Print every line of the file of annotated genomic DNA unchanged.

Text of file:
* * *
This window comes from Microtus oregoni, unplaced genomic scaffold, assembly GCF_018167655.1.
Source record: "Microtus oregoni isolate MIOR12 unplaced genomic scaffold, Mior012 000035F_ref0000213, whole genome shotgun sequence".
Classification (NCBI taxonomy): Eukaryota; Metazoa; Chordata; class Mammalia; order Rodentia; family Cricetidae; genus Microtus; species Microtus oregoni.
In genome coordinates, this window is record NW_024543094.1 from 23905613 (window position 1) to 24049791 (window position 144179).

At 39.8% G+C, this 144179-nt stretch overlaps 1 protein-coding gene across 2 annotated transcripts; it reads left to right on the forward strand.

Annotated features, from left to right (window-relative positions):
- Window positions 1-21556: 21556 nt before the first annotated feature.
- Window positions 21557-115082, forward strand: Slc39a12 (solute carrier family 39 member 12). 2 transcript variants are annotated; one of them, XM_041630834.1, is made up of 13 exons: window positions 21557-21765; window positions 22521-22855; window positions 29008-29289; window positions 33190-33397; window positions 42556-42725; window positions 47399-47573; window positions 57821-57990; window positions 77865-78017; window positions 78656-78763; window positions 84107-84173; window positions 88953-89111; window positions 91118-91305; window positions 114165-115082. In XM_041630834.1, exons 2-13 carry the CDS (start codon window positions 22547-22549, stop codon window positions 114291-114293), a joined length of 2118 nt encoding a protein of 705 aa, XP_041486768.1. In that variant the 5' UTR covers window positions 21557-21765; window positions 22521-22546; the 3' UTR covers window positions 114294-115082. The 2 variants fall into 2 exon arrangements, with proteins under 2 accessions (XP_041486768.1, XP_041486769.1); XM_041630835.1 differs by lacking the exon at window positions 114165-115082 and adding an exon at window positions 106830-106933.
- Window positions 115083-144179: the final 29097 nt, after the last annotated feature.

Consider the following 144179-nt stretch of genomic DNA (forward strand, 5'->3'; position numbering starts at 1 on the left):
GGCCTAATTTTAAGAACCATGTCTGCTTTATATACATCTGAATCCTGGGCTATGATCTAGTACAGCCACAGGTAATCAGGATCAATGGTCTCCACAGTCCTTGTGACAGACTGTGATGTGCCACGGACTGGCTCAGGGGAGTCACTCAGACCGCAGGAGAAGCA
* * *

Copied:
This window comes from Microtus oregoni, unplaced genomic scaffold, assembly GCF_018167655.1.
Source record: "Microtus oregoni isolate MIOR12 unplaced genomic scaffold, Mior012 000035F_ref0000213, whole genome shotgun sequence".
Classification (NCBI taxonomy): Eukaryota; Metazoa; Chordata; class Mammalia; order Rodentia; family Cricetidae; genus Microtus; species Microtus oregoni.
In genome coordinates, this window is record NW_024543094.1 from 23905613 (window position 1) to 24049791 (window position 144179).

At 39.8% G+C, this 144179-nt stretch overlaps 1 protein-coding gene across 2 annotated transcripts; it reads left to right on the forward strand.

Annotated features, from left to right (window-relative positions):
- Window positions 1-21556: 21556 nt before the first annotated feature.
- Window positions 21557-115082, forward strand: Slc39a12 (solute carrier family 39 member 12). 2 transcript variants are annotated; one of them, XM_041630834.1, is made up of 13 exons: window positions 21557-21765; window positions 22521-22855; window positions 29008-29289; window positions 33190-33397; window positions 42556-42725; window positions 47399-47573; window positions 57821-57990; window positions 77865-78017; window positions 78656-78763; window positions 84107-84173; window positions 88953-89111; window positions 91118-91305; window positions 114165-115082. In XM_041630834.1, exons 2-13 carry the CDS (start codon window positions 22547-22549, stop codon window positions 114291-114293), a joined length of 2118 nt encoding a protein of 705 aa, XP_041486768.1. In that variant the 5' UTR covers window positions 21557-21765; window positions 22521-22546; the 3' UTR covers window positions 114294-115082. The 2 variants fall into 2 exon arrangements, with proteins under 2 accessions (XP_041486768.1, XP_041486769.1); XM_041630835.1 differs by lacking the exon at window positions 114165-115082 and adding an exon at window positions 106830-106933.
- Window positions 115083-144179: the final 29097 nt, after the last annotated feature.

Consider the following 144179-nt stretch of genomic DNA (forward strand, 5'->3'; position numbering starts at 1 on the left):
GGCCTAATTTTAAGAACCATGTCTGCTTTATATACATCTGAATCCTGGGCTATGATCTAGTACAGCCACAGGTAATCAGGATCAATGGTCTCCACAGTCCTTGTGACAGACTGTGATGTGCCACGGACTGGCTCAGGGGAGTCACTCAGACCGCAGGAGAAGCA